Imagine a successful young chap in his thirties. He’s flying up the ranks at work, and he and his partner are starting a family. Then he’s diagnosed with a serious illness.
It’s a happy ending. He makes a full recovery. He fulfils his childhood ambition of becoming an MP, and, with his previous professional expertise behind him, rises quickly to Ministerial status, with a particular responsibility for libraries.
He’s speaking, one day, to a national newspaper, about his departmental brief; in particular, the challenges posed to traditional book lending by new technologies. The conversation strays to his well-known work with charities supporting those affected by the same illness which struck him. He talks about his own experiences, how he personally had struggled, and about the wider ways in which families and society are affected by the financial, emotional and physical problems it brings, especially where there are young children involved.
The piece is printed and shared on social media.
“Minister blames violent crime and homelessness on illness among fathers”.
He protests that he was deliberately misrepresented, that he never made such a claim. The headline stands.
So far, so whimsical, except that the story actually ran in yesterday’s Telegraph.
When I first clicked on the link, courtesy of @drlangtrygirl, I was ready to fume against Andrea Leadsom, Economic Secretary to the Treasury, who, according to the paper, blamed postnatal depression for violent crime and homelessness, for a crass and dangerous attack with no basis in evidence.
When I read the piece, though, it didn’t stack up. It was apparently contradictory, true (she inferred that her PND may have been contributed to by her employer’s refusal to countenance part time work, while going on to say that work had “sorted her out”), but at the same time she spoke with a deep understanding both of the gravity of postnatal mental health issues, and the importance of decent support and early intervention to help women – and families – affected. She spoke, too, of the wide range of circumstances which can negatively impact on a child’s start in life.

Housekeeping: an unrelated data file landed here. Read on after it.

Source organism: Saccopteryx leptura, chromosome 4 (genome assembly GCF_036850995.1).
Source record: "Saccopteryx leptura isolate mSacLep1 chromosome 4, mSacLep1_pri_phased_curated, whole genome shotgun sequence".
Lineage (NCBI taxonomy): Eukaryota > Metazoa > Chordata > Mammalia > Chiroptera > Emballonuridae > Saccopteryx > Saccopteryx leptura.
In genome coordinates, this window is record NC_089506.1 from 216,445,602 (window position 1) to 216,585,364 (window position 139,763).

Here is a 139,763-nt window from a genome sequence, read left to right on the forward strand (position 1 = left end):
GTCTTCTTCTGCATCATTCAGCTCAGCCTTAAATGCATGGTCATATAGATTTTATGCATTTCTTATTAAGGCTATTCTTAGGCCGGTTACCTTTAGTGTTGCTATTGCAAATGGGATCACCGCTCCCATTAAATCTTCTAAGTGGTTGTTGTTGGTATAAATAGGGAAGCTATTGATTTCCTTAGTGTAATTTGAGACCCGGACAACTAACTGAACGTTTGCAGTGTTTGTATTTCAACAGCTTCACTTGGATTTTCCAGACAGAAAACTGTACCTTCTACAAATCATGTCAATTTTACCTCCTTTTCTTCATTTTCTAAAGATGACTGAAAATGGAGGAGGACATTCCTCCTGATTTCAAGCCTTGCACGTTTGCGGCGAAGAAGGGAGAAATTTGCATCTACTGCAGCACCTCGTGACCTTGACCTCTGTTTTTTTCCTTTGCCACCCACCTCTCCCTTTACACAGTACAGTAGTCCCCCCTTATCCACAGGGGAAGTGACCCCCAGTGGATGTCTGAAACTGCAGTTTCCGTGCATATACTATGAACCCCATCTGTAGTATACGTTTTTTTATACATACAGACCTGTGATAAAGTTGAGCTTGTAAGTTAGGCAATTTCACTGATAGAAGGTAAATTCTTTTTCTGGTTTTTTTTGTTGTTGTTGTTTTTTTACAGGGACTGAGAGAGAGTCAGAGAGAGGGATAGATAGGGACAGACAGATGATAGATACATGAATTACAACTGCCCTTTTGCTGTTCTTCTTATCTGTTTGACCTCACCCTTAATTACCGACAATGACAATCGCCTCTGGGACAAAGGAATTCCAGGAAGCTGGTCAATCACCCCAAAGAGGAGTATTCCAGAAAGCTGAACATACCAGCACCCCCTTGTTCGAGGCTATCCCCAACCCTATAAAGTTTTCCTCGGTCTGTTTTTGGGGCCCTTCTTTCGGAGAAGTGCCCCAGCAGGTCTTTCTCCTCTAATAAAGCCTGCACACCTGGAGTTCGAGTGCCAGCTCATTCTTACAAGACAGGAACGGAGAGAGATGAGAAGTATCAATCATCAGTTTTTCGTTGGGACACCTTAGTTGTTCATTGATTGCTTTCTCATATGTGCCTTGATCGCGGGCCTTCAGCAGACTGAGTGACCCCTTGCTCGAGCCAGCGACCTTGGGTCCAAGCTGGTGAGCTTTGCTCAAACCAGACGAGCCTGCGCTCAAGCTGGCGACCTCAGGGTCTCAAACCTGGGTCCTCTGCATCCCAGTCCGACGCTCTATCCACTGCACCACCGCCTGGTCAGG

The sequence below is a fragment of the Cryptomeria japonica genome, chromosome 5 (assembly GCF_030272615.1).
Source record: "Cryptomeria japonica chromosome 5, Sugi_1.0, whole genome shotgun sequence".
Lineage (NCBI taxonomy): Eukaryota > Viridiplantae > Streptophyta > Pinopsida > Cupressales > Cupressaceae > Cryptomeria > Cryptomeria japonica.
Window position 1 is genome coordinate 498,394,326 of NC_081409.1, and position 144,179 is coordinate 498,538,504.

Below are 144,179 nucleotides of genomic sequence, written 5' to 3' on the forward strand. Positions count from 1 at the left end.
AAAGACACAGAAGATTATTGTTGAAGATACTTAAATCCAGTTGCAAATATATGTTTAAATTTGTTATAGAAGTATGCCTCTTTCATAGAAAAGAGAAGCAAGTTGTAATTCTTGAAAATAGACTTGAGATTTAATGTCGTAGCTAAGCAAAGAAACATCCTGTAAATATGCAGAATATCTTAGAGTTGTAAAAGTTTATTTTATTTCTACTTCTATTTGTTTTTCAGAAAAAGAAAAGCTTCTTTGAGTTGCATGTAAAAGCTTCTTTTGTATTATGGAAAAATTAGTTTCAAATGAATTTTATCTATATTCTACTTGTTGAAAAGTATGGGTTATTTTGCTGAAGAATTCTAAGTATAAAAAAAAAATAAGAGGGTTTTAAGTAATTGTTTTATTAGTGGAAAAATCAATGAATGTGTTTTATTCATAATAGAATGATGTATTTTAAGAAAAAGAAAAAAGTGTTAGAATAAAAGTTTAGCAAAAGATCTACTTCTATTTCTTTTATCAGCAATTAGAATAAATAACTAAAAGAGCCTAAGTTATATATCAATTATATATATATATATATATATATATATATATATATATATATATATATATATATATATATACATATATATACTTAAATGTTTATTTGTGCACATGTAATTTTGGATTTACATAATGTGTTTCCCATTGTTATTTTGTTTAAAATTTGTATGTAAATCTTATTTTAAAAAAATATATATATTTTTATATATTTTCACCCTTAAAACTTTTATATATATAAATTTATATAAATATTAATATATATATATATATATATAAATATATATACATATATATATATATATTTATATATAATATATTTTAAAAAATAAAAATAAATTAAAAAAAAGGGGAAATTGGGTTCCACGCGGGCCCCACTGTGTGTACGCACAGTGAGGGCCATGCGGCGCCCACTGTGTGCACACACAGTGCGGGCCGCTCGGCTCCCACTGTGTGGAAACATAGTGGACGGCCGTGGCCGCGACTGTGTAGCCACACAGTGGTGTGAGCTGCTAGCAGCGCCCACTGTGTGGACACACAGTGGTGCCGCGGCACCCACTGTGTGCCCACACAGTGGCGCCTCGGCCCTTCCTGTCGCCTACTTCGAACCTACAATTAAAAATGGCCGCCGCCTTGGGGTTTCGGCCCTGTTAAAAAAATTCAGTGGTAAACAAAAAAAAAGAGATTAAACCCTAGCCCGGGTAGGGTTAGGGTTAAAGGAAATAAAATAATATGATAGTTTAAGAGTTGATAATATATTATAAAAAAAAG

What she didn’t do was blame women for society’s ills by virtue of the simple crime of illness. She didn’t say it, and, reading more about her, it sounds as though she never would.
Miss Leadsom has herself, on Twitter, stated that the article misrepresented what she said. I am angry on her behalf, and I trust that she will receive an apology.
But there will be no apology for the deliberately cynical headline which will have deeply hurt many women, already struggling with ante-, peri- and/or postnatal health issues. There will be no counterweight to the terror they already feel and which has now been increased, that by suffering from an illness, they are somehow doing harm to their child. There will be no reassurance, from the Telegraph, at least, as they lie awake haunted by dread and groundless guilt.
I am not, it goes without saying, a Minister in Her Majesty’s Government. I am not suffering postnatal depression. Perhaps, you will say, it is therefore none of my business. By twisting the words of one woman, though, and by using them to attack many others, ensuring that as many as possible will see it by putting it within the “Women” section, the Telegraph has made it my business.
Moreover, it’s nothing new. Papers and TV programmes refer daily to other interviews, research, think pieces – usually balanced, reasoned and nuanced, but presented every time through the prism of the ways in which it’s all our fault. Mothers’ age. Mothers’ health. Mothers’ financial status. Mothers’ work or lack of it.
I don’t think we’d see a story like the one above about testicular cancer. We shouldn’t see it when it’s a “woman’s” issue, either. The Telegraph chose not to use the interview to highlight and support the cause of support for maternal mental health, and instead to take a prominent woman’s cause of a serious issue and twist it into lazy clickbait. We need to ask ourselves why.